Isolated and vulnerable: the history and future of Pacific Island terrestrial biodiversity
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Islands in the tropical Pacific have a rich and unique biota produced by island biogeographic processes and modified by recent anthropogenic influences. This biota has been shaped by four overlapping phases: natural colonization and dynamics (phase 1), impacts of indigenous (phase 2) and non-indigenous (phase 3) settlers, and increasing environmental awareness (phase 4). Island ecosystems are resilient to natural disturbance regimes but highly vulnerable to invasive species and other human-related influences, due to comparatively low alpha diversity, isolated evolution and the absence of certain functional groups. Habitat loss, overexploitation, invasive alien species and pollution continue to threaten terrestrial biodiversity, compounded by limited environmental awareness, minimal conservation funding, project mismanagement, limited local capacity and inadequate and/or unsuitable conservation policies. To achieve effective conservation of terrestrial biodiversity in the region, biophysical threats need to be mitigated with improved scientific, institutional and management capacity.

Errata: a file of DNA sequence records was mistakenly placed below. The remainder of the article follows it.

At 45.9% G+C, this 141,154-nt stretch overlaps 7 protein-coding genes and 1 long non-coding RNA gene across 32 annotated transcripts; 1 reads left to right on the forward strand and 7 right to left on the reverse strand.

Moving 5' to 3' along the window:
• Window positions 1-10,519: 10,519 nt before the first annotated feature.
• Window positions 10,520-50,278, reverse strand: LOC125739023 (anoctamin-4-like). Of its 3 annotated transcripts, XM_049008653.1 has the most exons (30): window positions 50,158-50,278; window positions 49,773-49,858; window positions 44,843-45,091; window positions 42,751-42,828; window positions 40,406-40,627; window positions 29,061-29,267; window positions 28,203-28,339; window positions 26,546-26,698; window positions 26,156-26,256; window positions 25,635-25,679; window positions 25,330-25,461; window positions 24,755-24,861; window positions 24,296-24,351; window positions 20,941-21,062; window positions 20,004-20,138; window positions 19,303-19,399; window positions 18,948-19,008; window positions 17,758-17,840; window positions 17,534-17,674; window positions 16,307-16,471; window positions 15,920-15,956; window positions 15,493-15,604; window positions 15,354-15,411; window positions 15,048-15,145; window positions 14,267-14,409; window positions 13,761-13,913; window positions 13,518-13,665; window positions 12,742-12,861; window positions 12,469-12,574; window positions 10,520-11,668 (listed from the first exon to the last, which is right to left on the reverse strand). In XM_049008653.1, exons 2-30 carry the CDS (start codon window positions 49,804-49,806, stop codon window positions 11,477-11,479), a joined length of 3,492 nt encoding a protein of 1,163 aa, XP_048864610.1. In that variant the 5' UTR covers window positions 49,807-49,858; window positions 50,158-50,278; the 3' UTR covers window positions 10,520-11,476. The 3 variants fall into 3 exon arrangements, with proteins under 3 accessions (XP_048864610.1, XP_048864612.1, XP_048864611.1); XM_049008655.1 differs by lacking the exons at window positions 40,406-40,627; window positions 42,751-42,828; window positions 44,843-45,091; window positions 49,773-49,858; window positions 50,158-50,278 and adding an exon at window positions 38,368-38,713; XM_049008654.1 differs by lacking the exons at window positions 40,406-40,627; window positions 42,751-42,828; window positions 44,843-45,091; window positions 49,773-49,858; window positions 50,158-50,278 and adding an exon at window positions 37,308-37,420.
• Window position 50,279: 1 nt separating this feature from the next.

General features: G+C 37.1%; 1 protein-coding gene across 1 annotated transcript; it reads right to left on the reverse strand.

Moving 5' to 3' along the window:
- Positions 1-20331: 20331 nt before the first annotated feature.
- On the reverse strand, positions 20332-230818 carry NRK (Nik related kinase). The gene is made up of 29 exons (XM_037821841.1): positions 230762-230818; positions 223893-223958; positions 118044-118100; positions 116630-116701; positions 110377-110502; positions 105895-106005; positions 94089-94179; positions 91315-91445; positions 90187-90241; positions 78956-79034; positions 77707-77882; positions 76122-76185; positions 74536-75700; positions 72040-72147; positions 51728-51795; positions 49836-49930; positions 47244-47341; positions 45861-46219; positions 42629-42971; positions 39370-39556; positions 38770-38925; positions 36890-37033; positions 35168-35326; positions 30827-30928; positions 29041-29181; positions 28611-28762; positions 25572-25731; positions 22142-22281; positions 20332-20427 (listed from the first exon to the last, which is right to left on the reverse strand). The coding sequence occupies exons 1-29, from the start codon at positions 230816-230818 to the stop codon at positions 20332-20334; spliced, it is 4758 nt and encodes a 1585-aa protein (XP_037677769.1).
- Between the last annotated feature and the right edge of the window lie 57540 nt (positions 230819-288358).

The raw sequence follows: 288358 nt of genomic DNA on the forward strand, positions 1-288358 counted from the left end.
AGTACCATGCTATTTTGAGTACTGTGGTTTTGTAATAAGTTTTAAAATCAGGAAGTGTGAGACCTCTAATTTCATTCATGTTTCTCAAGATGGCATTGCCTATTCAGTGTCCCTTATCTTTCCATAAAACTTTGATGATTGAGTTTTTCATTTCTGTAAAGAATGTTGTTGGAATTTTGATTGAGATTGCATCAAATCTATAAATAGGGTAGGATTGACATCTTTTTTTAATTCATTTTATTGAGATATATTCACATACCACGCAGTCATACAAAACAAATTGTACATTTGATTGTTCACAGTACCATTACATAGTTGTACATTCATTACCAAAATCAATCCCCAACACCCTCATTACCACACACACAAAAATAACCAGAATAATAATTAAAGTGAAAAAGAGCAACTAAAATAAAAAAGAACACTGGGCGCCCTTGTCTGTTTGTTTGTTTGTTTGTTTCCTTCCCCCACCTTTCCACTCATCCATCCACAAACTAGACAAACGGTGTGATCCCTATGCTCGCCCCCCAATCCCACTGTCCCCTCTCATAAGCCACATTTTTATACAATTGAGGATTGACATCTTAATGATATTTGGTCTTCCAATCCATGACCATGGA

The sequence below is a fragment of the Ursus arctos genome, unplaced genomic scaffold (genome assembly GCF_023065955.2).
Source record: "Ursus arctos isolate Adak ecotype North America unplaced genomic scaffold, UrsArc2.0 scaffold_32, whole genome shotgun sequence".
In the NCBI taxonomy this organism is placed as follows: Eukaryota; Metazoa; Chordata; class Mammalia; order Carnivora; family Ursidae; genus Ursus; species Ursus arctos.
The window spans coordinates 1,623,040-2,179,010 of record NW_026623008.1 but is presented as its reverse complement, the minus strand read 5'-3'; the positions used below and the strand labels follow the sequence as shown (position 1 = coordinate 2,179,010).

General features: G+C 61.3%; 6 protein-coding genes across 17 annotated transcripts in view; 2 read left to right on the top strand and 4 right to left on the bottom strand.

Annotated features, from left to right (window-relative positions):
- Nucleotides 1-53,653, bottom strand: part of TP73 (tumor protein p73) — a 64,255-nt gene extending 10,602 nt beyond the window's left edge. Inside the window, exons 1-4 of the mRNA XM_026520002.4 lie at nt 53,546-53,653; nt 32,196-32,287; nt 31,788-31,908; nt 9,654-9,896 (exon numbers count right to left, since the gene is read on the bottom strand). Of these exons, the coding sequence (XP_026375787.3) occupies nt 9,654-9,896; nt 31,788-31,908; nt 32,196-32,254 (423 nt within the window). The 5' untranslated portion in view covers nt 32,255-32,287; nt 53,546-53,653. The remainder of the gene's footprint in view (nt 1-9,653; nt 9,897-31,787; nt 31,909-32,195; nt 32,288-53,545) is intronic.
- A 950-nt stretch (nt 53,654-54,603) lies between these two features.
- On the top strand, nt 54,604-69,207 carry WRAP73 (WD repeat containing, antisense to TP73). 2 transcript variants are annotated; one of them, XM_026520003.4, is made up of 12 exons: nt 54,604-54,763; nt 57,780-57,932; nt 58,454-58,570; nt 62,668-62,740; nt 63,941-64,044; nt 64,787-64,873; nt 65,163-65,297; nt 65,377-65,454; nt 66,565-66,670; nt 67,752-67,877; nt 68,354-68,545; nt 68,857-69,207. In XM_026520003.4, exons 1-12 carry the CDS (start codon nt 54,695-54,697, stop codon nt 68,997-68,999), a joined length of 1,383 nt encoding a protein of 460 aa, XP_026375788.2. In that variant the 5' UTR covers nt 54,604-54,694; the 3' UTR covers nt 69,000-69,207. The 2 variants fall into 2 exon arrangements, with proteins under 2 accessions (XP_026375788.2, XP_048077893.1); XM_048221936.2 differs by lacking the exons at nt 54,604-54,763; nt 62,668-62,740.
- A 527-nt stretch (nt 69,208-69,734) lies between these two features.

Pacific Conservation Biology: a journal dedicated to conservation and wildlife management in the Pacific region
Environmental Sciences not elsewhere classified